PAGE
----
Cancer Home > Brain Cancer in Adults
Brain cancer in adults can be primary or secondary, and is characterized by abnormal cell growth in the tissues of the brain. The symptoms a person experiences will depend on the tumor size, type, and location. Treatment options for brain cancer in adults generally include surgery, chemotherapy, radiation therapy, or a combination of these methods.
Adult brain tumors are diseases in which cancer cells begin to grow in the tissues of the brain. Tumors that start in the brain are called primary brain cancer. Tumors that start in another part of the body but spread to the brain are called secondary brain cancer. Secondary brain cancer in adults is more common than primary brain cancer in adults.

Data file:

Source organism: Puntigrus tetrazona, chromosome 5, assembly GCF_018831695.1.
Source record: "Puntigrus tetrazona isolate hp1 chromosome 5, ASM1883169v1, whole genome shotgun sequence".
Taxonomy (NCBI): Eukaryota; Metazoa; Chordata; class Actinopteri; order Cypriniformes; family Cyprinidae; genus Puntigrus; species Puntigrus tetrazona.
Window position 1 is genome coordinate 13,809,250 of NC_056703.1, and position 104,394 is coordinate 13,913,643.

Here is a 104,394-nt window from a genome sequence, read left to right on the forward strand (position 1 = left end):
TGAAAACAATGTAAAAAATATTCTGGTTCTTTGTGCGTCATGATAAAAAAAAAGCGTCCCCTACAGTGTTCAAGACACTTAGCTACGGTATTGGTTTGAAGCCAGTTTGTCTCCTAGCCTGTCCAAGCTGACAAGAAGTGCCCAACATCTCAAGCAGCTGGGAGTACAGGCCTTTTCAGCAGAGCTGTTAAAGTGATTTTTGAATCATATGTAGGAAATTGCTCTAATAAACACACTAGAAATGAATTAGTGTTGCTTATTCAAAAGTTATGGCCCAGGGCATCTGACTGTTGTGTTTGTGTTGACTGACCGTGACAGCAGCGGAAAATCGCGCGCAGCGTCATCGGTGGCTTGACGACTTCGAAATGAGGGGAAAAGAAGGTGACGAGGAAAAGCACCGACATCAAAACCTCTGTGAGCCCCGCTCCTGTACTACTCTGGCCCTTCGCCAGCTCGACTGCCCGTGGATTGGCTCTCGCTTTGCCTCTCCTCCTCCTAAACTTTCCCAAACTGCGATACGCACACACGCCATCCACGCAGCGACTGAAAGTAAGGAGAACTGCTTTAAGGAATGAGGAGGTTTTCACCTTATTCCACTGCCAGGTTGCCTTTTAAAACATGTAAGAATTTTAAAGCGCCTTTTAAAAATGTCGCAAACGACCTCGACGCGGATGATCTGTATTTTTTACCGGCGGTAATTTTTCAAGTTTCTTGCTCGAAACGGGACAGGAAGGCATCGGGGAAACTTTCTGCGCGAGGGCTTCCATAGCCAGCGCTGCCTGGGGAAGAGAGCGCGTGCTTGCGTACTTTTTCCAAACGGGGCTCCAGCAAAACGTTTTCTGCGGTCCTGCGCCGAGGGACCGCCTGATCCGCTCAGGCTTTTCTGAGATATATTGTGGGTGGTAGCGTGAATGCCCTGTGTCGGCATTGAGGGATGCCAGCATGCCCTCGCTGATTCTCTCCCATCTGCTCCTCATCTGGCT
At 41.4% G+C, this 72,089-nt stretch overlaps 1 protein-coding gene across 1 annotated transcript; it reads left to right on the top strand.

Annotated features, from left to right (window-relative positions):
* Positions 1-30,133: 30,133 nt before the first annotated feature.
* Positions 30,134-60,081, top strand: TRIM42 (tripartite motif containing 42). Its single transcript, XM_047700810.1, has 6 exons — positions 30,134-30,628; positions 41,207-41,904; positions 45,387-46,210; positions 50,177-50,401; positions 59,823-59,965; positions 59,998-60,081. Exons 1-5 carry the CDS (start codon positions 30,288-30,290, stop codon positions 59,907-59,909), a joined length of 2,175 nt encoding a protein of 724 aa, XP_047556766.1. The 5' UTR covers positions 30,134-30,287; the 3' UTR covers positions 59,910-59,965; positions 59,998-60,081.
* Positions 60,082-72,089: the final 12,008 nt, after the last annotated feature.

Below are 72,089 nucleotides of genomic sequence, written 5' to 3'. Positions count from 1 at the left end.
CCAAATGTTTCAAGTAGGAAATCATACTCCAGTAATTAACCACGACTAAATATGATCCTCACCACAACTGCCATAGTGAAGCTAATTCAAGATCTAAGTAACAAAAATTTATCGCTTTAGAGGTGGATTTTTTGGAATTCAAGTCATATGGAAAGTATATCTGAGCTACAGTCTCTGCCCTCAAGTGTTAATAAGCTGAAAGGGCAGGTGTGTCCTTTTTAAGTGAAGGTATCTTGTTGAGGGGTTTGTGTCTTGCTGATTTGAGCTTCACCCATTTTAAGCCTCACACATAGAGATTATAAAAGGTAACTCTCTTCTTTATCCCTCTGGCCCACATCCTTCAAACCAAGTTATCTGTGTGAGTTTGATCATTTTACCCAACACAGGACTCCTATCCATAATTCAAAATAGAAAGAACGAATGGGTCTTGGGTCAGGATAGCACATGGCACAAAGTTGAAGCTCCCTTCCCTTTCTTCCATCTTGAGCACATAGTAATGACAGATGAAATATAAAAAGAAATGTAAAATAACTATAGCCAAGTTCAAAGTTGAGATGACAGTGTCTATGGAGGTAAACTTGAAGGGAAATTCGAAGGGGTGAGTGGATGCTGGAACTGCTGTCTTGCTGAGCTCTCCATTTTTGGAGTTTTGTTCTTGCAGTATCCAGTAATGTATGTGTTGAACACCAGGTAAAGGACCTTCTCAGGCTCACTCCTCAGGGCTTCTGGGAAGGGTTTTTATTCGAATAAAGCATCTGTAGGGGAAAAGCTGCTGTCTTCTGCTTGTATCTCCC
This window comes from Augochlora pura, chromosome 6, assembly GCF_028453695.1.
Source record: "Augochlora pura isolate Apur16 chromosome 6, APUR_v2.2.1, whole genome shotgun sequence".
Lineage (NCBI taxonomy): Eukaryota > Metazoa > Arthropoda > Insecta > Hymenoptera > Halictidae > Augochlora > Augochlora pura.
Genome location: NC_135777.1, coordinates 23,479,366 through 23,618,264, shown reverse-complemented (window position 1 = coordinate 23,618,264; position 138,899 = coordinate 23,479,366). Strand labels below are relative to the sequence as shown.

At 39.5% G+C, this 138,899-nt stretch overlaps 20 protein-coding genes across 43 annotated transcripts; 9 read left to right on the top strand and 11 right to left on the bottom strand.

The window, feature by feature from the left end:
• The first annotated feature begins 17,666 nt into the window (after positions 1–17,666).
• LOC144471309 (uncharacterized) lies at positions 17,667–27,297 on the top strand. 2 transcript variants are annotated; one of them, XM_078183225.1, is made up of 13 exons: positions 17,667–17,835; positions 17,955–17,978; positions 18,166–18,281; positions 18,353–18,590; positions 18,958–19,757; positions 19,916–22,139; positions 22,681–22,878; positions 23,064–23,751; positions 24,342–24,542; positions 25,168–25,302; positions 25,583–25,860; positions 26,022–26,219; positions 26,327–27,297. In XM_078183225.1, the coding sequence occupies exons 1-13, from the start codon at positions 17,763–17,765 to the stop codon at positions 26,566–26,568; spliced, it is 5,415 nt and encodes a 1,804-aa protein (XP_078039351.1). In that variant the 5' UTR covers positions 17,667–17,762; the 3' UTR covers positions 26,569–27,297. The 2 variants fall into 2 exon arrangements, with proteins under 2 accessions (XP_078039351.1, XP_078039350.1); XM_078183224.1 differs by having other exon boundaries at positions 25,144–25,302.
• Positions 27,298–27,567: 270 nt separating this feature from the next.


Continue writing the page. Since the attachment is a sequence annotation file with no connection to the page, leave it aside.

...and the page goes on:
The brain controls vital functions, such as memory and learning, the senses (hearing, sight, smell, taste, and touch), and emotion. The brain also controls other parts of the body, including muscles, organs, and blood vessels. The three major parts of the brain, each of which controls different activities, include the:
- Brain stem.
There are several types of brain tumors that can occur in adults, which include:
- Brain stem glioma (see Brain Stem Glioma)
- Pineal gland tumor
- Anaplastic astrocytoma
- Oligodendroglial tumor
- Mixed gliomas
- Ependymoma (see Ependymoma)
- Pineal parenchymal tumor
- Germ cell tumor of the brain